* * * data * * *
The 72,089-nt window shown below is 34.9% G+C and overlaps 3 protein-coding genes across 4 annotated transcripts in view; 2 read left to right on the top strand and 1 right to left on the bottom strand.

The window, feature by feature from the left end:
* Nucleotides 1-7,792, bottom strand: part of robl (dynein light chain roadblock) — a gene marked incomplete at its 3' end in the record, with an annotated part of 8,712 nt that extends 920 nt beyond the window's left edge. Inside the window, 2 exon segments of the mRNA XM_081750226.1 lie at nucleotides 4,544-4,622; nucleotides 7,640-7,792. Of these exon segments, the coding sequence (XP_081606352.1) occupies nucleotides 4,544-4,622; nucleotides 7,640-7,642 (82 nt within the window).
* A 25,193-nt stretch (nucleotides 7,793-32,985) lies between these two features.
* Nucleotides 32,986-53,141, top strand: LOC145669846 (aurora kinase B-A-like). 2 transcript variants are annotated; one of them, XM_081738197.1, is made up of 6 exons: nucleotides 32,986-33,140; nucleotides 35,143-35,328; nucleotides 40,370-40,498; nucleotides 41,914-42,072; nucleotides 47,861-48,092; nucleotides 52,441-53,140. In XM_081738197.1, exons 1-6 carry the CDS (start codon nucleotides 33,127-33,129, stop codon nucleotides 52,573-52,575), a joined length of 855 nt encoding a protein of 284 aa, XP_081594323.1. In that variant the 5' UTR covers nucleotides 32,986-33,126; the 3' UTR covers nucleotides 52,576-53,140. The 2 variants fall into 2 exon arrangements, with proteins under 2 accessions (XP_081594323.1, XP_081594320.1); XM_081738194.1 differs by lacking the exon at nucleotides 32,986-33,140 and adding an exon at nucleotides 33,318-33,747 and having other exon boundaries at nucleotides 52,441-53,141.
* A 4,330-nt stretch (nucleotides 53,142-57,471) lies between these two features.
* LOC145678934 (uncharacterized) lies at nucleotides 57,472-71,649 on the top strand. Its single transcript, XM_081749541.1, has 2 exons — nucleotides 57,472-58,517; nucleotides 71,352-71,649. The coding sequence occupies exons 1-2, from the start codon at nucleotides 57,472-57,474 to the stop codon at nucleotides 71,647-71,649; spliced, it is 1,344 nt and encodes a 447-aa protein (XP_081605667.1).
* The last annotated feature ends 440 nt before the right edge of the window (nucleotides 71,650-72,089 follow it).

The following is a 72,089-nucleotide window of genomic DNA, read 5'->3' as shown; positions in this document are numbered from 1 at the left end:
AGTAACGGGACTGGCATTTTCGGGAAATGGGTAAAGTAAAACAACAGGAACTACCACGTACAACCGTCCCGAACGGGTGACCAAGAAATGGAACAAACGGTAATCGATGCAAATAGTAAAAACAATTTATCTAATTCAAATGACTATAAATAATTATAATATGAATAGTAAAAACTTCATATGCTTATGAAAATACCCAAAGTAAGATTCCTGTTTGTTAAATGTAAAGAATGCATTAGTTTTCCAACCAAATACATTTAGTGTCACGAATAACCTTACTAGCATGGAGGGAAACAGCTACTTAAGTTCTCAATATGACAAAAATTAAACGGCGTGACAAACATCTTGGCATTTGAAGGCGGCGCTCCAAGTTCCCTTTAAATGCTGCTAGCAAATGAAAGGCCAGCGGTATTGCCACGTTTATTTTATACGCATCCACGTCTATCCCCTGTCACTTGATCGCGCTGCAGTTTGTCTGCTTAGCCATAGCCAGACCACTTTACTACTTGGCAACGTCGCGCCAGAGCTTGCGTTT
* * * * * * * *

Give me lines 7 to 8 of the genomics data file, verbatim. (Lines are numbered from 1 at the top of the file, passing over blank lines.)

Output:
* LOC145678934 (uncharacterized) lies at nucleotides 57,472-71,649 on the top strand. Its single transcript, XM_081749541.1, has 2 exons — nucleotides 57,472-58,517; nucleotides 71,352-71,649. The coding sequence occupies exons 1-2, from the start codon at nucleotides 57,472-57,474 to the stop codon at nucleotides 71,647-71,649; spliced, it is 1,344 nt and encodes a 447-aa protein (XP_081605667.1).
* The last annotated feature ends 440 nt before the right edge of the window (nucleotides 71,650-72,089 follow it).